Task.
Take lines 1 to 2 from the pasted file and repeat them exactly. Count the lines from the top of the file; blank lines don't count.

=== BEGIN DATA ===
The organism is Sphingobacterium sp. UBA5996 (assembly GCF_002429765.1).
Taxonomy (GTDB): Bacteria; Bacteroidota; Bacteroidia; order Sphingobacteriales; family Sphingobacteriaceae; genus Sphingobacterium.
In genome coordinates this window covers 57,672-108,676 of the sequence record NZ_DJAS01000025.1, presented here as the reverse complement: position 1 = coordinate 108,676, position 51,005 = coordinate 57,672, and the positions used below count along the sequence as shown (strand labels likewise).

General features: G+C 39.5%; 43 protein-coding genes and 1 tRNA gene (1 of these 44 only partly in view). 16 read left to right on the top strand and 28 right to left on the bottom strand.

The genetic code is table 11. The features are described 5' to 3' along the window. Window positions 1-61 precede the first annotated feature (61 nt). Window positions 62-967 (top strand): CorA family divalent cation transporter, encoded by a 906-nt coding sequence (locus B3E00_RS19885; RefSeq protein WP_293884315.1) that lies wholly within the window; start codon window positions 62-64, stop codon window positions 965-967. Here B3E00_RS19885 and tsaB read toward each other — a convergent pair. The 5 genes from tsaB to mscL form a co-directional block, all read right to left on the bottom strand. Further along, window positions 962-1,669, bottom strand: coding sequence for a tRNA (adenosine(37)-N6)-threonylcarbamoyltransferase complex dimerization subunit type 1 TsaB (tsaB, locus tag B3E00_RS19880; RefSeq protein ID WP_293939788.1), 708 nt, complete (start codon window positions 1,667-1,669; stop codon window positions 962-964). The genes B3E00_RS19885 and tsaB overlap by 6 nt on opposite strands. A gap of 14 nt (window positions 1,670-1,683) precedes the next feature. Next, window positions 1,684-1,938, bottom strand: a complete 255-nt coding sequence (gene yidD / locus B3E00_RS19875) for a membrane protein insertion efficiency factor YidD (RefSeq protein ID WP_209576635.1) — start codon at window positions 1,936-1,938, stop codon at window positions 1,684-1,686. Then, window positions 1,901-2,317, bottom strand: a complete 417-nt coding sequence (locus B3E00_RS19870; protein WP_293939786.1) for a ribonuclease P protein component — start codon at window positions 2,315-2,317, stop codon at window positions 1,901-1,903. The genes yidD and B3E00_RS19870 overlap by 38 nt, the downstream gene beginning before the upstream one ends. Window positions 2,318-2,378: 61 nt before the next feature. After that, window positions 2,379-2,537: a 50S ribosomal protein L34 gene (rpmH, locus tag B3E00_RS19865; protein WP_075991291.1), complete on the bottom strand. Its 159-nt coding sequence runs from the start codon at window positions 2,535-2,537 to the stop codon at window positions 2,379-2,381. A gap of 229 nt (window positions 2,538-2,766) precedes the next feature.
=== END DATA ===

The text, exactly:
The organism is Sphingobacterium sp. UBA5996 (assembly GCF_002429765.1).
Taxonomy (GTDB): Bacteria; Bacteroidota; Bacteroidia; order Sphingobacteriales; family Sphingobacteriaceae; genus Sphingobacterium.